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A couple of weeks ago I was able to see first-hand the true extent of street homelessness in Bristol as I joined the St Mungo’s outreach team very early on a Friday morning.

Here’s the press release I agreed with St Mungo’s; and at the end you’ll find a link to their ‘Stop the Scandal’ campaign for a new national rough sleeping strategy. I will do everything I can to support the excellent work St Mungo’s do.


Thangam Debbonaire MP sees how St Mungo’s supports people rough sleeping in Bristol

Thangam Debbonaire, Labour MP for Bristol West, met staff and heard about the work of St Mungo’s in Bristol after joining an early morning shift with workers from the local homelessness team.

On Friday morning (7 July) the local MP joined the St Mungo’s outreach team as they went out across Bristol city centre to support people sleeping rough to find safe accommodation and help connect them with health and social care services.

Recent national research by homelessness charity St Mungo’s showed that four in ten people sleeping rough have a mental health problem. Over half of people from the UK who are sleeping rough need support for their mental health.

St Mungo’s is calling for investment in specialist mental health support for people sleeping rough as part of its Stop the Scandal campaign for a new national rough sleeping strategy.

The charity is also calling for a change in the law to stop people with nowhere to live from being left to sleep on the streets. St Mungo’s is urging all MPs to back the new Homelessness Reduction Bill, introduced to Parliament last week. 

Thangam Debbonaire MP said: “My view of the city has been changed forever by St Mungo's dedicated outreach workers. They showed me the true extent of street homelessness in Bristol, and explained to me the need for specialist mental health and addiction help as well as housing. I went straight from this visit to meet the Mayor, Marvin Rees, who shares my desire to end street homelessness, and discuss how we can do this. Thank you to the outreach workers who showed me what is really going on in our city. I will do everything I can to support their excellent work.”

David Ingerslev, St Mungo’s Service Manager in Bristol, said: “I’m glad Thangam Debbonaire MP could take this opportunity to see the reality of rough sleeping first hand. Our staff go out night after night to assist people sleeping rough in Bristol. Rough sleeping in the city is, unfortunately, on the rise – the official estimate was 97 people sleeping rough on the night of the annual street count in November 2015, this is an increase from 41 people in 2014 and less than 10 people in 2012. What we do is try to help people off the streets as quickly as possible and help them tackle problems that lead them there.”

Howard Sinclair, St Mungo’s Chief Executive, said: “Our national research found that people sleeping rough with a mental health problem are stuck on the streets for longer. To end rough sleeping for good, we need to turn local action into national change. That’s why I would ask members of the public to join us and support our Stop the Scandal campaign.”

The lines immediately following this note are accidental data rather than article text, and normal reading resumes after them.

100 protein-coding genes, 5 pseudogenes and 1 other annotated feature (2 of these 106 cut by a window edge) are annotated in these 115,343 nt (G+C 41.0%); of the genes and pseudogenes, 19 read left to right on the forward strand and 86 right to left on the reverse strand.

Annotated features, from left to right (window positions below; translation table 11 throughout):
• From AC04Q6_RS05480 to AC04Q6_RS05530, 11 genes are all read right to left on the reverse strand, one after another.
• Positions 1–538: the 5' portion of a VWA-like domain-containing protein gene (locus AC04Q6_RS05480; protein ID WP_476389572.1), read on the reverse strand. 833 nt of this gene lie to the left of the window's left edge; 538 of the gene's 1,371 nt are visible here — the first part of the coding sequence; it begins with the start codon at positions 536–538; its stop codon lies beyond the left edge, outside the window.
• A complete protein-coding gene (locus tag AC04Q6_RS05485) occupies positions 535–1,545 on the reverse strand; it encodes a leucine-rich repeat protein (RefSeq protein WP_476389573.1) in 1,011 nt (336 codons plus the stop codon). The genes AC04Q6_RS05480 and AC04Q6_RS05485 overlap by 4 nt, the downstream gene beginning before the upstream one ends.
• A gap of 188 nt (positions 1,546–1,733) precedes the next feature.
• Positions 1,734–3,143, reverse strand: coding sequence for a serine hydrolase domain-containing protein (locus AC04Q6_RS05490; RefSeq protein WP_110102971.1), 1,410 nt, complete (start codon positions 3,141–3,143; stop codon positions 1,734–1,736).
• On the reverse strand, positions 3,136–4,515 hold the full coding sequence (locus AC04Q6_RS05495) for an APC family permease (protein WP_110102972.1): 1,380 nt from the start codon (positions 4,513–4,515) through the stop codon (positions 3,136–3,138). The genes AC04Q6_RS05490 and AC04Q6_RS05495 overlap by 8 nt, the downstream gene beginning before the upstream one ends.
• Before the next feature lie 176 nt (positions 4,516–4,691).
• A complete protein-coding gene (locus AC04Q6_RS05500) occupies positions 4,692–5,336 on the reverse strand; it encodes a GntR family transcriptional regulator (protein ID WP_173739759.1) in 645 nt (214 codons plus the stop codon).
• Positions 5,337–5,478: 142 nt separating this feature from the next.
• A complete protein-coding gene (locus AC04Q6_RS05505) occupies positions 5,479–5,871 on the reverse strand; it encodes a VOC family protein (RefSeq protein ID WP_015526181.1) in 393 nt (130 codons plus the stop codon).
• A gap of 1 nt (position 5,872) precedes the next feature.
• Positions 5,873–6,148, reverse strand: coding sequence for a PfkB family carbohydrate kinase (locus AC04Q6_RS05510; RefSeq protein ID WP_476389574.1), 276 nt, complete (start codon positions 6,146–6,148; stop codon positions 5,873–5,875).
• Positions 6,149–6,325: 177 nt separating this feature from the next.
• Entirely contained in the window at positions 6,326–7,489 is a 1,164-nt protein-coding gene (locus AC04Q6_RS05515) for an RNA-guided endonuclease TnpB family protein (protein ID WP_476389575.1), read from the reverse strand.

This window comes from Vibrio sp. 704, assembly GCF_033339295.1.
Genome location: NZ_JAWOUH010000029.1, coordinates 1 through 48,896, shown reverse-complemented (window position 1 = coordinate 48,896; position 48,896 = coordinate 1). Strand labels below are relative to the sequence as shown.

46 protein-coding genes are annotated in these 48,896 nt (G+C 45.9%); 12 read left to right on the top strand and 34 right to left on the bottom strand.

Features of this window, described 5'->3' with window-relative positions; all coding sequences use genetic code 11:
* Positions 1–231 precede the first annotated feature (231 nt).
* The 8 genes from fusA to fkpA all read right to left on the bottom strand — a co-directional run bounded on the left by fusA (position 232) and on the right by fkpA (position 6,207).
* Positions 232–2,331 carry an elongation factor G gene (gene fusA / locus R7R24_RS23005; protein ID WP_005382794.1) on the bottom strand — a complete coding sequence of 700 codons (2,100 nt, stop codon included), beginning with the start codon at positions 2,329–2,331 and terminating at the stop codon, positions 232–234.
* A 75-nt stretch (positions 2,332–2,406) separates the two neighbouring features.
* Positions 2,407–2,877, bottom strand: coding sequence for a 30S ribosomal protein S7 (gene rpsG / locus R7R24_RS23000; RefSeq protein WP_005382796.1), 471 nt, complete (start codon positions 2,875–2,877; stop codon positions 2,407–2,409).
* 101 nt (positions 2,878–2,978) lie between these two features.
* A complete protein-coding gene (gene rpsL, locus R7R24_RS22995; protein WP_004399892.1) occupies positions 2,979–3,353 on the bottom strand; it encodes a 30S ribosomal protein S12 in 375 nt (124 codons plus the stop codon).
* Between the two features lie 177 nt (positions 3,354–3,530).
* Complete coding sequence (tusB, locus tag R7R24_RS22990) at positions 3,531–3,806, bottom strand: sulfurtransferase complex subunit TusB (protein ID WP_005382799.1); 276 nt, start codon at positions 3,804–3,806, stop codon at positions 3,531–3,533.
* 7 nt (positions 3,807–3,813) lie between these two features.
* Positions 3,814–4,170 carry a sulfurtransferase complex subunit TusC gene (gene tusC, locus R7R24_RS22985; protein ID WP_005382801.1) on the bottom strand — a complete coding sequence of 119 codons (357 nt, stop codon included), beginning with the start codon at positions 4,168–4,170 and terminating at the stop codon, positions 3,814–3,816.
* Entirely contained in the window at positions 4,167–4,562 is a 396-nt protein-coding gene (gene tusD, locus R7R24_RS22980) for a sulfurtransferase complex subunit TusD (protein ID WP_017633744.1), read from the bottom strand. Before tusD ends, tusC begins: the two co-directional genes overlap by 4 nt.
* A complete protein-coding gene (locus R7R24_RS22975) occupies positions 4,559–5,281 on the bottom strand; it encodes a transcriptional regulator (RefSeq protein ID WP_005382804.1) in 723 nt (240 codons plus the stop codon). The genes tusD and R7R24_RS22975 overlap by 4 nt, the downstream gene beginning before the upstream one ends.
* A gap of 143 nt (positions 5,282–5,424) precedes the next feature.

Sign the St Mungo’s open letter at www.mungos.org/stopthescandal

Those concerned about someone sleeping rough in their neighbourhood can contact the national referral service StreetLink on 0300 500 0914 or at www.streetlink.org.uk.

Street homelessness in Bristol

A couple of weeks ago I was able to see first-hand the true extent of street homelessness in Bristol as I joined the St Mungo’s outreach team very early on...

 

Refugees Welcome? Experiences of new refugees in the UK

I am proud to announce that the All-Party Parliamentary Group (APPG) on Refugees, which I chair, will on 19 July 2016 launch an inquiry into the experiences of new refugees in the UK. The inquiry will consider the experiences of refugees who have claimed asylum in the UK, as well as those of refugees who have arrived in the UK through other paths, such as resettlement. In particular, the inquiry will focus on the integration of new refugees, including success in finding employment, securing accommodation and, where appropriate, help with English language skills.

The inquiry is being carried out by a cross-party committee of MPs and peers, chaired by me. Secretariat support is being provided by the Refugee Council. People in Bristol West have consistently told me throughout my time as MP that they want me to prioritise the improving the help for refugees, here and abroad. I committed to work on improving the lives of refugees and improving the public and political understanding of refugees and their needs when I was elected chair of the APPG Refugees in July 2015.

This inquiry is part of that commitment.

Background to the inquiry

In 2015, 11,419 people were granted refugee status or another form of protection after applying for asylum in the United Kingdom. In addition, 1,864 people were resettled in the UK, while 3,234 people successfully appealed a negative decision on their asylum application.[1] At the same time, the world is facing what has been called the greatest refugee crisis since the Second World War. According to the UN’s Refugee Agency, one in every 113 humans is now either a refugee, internally displaced, or seeking asylum.[2]

In the face of the scale of the global refugee crisis, much focus within and outside of Parliament has been on how the UK should respond, both in terms of the number of refugees provided with protection in the UK and the support provided to countries hosting large numbers of refugees. Less focus has been given to experiences of new refugees in the UK. This will be the focus of this inquiry.